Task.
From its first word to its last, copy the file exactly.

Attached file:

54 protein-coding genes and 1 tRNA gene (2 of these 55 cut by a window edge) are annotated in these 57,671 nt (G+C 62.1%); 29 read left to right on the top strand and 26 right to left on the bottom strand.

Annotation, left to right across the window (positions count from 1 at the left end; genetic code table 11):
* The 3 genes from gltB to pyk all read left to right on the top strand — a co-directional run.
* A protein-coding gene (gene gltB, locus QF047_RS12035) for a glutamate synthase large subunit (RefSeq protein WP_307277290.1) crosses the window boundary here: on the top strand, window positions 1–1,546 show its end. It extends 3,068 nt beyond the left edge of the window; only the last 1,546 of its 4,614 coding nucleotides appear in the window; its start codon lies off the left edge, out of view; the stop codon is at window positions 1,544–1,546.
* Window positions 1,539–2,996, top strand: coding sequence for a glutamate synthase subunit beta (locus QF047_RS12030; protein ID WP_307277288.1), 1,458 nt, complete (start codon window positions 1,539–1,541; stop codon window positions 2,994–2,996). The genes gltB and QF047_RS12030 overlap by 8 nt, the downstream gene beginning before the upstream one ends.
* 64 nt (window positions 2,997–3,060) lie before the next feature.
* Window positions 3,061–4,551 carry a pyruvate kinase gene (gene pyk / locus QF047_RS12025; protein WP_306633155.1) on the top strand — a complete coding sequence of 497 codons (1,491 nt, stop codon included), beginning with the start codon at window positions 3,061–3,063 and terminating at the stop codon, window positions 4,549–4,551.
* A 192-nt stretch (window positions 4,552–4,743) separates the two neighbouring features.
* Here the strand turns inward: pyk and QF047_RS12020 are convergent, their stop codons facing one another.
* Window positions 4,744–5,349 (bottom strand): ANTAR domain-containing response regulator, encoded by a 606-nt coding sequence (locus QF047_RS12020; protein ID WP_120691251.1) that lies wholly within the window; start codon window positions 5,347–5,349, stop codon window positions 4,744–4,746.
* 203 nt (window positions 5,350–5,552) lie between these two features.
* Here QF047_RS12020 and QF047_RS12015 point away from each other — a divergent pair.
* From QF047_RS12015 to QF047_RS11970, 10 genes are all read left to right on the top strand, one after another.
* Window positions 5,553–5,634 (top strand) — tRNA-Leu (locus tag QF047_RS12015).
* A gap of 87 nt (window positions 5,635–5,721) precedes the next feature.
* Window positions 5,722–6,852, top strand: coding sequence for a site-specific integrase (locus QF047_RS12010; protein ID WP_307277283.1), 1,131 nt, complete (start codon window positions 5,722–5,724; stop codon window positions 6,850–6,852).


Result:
54 protein-coding genes and 1 tRNA gene (2 of these 55 cut by a window edge) are annotated in these 57,671 nt (G+C 62.1%); 29 read left to right on the top strand and 26 right to left on the bottom strand.

Annotation, left to right across the window (positions count from 1 at the left end; genetic code table 11):
* The 3 genes from gltB to pyk all read left to right on the top strand — a co-directional run.
* A protein-coding gene (gene gltB, locus QF047_RS12035) for a glutamate synthase large subunit (RefSeq protein WP_307277290.1) crosses the window boundary here: on the top strand, window positions 1–1,546 show its end. It extends 3,068 nt beyond the left edge of the window; only the last 1,546 of its 4,614 coding nucleotides appear in the window; its start codon lies off the left edge, out of view; the stop codon is at window positions 1,544–1,546.
* Window positions 1,539–2,996, top strand: coding sequence for a glutamate synthase subunit beta (locus QF047_RS12030; protein ID WP_307277288.1), 1,458 nt, complete (start codon window positions 1,539–1,541; stop codon window positions 2,994–2,996). The genes gltB and QF047_RS12030 overlap by 8 nt, the downstream gene beginning before the upstream one ends.
* 64 nt (window positions 2,997–3,060) lie before the next feature.
* Window positions 3,061–4,551 carry a pyruvate kinase gene (gene pyk / locus QF047_RS12025; protein WP_306633155.1) on the top strand — a complete coding sequence of 497 codons (1,491 nt, stop codon included), beginning with the start codon at window positions 3,061–3,063 and terminating at the stop codon, window positions 4,549–4,551.
* A 192-nt stretch (window positions 4,552–4,743) separates the two neighbouring features.
* Here the strand turns inward: pyk and QF047_RS12020 are convergent, their stop codons facing one another.
* Window positions 4,744–5,349 (bottom strand): ANTAR domain-containing response regulator, encoded by a 606-nt coding sequence (locus QF047_RS12020; protein ID WP_120691251.1) that lies wholly within the window; start codon window positions 5,347–5,349, stop codon window positions 4,744–4,746.
* 203 nt (window positions 5,350–5,552) lie between these two features.
* Here QF047_RS12020 and QF047_RS12015 point away from each other — a divergent pair.
* From QF047_RS12015 to QF047_RS11970, 10 genes are all read left to right on the top strand, one after another.
* Window positions 5,553–5,634 (top strand) — tRNA-Leu (locus tag QF047_RS12015).
* A gap of 87 nt (window positions 5,635–5,721) precedes the next feature.
* Window positions 5,722–6,852, top strand: coding sequence for a site-specific integrase (locus QF047_RS12010; protein ID WP_307277283.1), 1,131 nt, complete (start codon window positions 5,722–5,724; stop codon window positions 6,850–6,852).